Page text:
We oppose the inclusion of the H2MED pipeline in the list of Projects of Common Interest

  • Almost a hundred organisations from all over Europe reject the construction of H2MED, considering it unnecessary and that it will aggravate the energy crisis.

  • The list of Projects of Common Interest (PCI) contains two projects for the transport of fossil gas, contravening scientific indications, and ignoring the systematic violations of human rights linked to gas exploitation.

The European Commission published on Tuesday 28th November the sixth list of Projects of Common Interest/Projects of Mutual Interest (PCI/PMI) in the framework of the 10th anniversary of the Trans-European Energy Infrastructure Regulation (TEN-E Regulation). The list submitted contains 166 projects, of which 48 are hydrogen transport or storage projects, without restricting their use to renewable hydrogen only. As regards the production of green hydrogen, a total of 17 projects involve the installation of electrolysers. There are also two projects linked to the transport of fossil gas, and 14 projects relating to CO2 transport and carbon capture and storage. In addition to 85 projects for electricity connections (internal and cross-border), energy storage and smart grids, including the controversial submarine cable in the Bay of Biscay, Gatica.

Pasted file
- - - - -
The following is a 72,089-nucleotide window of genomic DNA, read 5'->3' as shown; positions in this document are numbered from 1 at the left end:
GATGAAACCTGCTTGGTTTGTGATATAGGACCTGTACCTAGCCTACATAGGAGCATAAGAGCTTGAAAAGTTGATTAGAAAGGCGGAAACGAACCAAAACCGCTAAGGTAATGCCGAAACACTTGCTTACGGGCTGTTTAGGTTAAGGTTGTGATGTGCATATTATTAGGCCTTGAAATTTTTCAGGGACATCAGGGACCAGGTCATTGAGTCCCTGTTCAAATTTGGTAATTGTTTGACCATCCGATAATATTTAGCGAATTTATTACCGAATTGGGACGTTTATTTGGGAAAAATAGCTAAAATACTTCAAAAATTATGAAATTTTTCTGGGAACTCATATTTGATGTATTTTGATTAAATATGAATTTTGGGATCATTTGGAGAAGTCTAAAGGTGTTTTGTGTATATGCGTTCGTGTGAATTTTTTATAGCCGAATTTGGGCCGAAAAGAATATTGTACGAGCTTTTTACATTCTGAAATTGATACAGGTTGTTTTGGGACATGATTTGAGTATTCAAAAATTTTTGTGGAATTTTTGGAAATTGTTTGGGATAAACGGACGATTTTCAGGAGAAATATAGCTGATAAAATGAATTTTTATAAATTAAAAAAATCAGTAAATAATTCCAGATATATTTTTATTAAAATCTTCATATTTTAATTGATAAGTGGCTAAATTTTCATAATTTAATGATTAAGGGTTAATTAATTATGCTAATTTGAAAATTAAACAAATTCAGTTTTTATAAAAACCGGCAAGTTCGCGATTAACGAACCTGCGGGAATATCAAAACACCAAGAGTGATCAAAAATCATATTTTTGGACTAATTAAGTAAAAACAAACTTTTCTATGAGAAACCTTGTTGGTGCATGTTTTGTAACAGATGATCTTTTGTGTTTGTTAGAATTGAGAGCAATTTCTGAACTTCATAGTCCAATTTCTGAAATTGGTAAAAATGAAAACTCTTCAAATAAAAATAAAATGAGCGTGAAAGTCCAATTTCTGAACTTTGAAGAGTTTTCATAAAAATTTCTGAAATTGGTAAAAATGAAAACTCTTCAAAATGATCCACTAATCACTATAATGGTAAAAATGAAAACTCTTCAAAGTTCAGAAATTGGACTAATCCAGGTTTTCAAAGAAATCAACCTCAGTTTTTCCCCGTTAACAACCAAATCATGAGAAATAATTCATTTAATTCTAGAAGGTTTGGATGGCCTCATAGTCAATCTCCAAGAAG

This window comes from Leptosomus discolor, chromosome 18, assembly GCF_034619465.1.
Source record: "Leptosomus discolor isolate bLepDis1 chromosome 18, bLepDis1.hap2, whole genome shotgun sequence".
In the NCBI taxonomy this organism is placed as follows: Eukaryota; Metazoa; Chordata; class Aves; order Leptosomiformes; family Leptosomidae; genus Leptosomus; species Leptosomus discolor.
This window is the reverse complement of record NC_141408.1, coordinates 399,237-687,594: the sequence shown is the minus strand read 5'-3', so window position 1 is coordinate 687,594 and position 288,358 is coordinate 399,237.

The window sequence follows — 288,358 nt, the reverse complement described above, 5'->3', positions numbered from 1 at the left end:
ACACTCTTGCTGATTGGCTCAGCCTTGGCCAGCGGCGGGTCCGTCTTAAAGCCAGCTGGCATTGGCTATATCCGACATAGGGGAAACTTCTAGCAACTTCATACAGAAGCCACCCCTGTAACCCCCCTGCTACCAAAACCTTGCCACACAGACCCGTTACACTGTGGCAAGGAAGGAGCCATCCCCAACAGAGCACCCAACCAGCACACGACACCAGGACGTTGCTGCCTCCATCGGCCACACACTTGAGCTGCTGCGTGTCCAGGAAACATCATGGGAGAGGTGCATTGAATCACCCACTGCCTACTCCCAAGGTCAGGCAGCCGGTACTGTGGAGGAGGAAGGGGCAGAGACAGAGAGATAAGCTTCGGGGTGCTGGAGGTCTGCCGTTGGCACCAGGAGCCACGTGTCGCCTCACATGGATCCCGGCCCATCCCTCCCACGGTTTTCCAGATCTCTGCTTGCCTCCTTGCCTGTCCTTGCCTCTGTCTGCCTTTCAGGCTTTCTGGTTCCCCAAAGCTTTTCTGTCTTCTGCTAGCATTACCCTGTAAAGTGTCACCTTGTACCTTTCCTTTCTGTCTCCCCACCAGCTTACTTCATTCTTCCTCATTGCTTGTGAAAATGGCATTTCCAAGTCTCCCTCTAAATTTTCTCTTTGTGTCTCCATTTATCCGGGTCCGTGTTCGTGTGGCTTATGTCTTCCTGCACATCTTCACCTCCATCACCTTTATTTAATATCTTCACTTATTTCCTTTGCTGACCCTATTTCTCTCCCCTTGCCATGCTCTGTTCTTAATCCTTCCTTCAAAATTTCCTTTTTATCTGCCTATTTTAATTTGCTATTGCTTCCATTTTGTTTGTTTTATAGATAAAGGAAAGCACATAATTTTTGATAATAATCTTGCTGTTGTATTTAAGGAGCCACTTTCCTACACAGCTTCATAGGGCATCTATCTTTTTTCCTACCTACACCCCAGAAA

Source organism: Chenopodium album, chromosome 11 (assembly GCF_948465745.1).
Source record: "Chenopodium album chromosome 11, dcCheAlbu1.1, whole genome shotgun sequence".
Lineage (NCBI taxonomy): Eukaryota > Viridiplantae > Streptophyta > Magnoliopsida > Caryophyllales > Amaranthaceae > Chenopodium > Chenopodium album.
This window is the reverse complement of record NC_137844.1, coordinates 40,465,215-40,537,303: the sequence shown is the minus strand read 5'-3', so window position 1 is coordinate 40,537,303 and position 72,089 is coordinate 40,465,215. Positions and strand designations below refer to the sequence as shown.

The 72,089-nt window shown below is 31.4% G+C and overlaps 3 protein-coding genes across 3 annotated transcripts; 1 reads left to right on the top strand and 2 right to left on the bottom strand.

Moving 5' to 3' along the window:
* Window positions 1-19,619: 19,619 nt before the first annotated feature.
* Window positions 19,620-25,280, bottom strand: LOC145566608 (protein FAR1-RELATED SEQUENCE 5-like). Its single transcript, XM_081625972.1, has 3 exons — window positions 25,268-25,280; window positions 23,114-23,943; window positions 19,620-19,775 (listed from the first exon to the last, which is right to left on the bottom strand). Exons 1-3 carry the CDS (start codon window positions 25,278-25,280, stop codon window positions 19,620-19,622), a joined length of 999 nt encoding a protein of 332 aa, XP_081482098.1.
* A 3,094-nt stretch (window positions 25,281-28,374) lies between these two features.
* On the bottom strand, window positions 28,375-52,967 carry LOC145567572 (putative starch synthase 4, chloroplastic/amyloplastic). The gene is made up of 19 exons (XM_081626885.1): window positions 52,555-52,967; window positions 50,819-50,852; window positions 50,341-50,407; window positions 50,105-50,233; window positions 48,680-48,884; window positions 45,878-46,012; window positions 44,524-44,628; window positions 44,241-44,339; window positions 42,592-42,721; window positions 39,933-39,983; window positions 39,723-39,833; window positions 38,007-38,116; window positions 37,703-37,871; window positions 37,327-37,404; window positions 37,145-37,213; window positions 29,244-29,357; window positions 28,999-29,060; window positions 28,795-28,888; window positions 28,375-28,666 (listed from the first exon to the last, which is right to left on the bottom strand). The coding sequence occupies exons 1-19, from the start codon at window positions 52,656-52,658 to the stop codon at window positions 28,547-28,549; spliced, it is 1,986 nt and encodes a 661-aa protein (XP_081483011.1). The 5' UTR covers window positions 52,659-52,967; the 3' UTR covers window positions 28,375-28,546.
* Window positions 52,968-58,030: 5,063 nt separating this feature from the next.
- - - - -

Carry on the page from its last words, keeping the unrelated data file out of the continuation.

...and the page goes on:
The list, which will be submitted to the Council and the European Parliament for approval, includes 17 projects in the Spanish state, which will be given priority status and will be eligible for European funding of up to 50% of their cost.

At the European level, many projects have been criticised, including H2MED, a controversial infrastructure planned to transport two million tonnes of hydrogen by 2030 from the Iberian peninsula through France to Germany. But also the EastMed pipeline, which aims to transport gas from the eastern Mediterranean (Israel and Cyprus) to the European gas grid via Greece; and the Melita pipeline, which aims to connect Malta to the European gas grid via Italy.

Almost a hundred environmental and civil society organisations from Europe, the Spanish state, Portugal, Italy, France, Bulgaria, Poland, Belgium, Bulgaria and Malta, political representatives from the European Parliament, the Spanish Parliament and the Parliament of Catalonia, as well as some political parties, have joined together to express their concern about H2Med, an infrastructure that aims to be the largest green hydrogen corridor between the Iberian Peninsula and the centre of Europe, as well as other infrastructures for hydrogen transport that are considered unnecessary and oversized.

The Spanish Gas no es Solución network, which has led the publication of this joint letter, indicates that “it is clear that renewable hydrogen has a role to play in the energy transition, but it is also clear that its role should be limited before spending billions of euros of public funds on unnecessary infrastructures”. To this end, they consider that the use of green hydrogen should be prioritised, after reducing its demand. Specifically, by promoting its local consumption, for those industrial sectors that are difficult to decarbonise (for example, the iron and steel sector) and in sectors that are impossible to electrify, such as maritime transport or aviation.

Download the letter here

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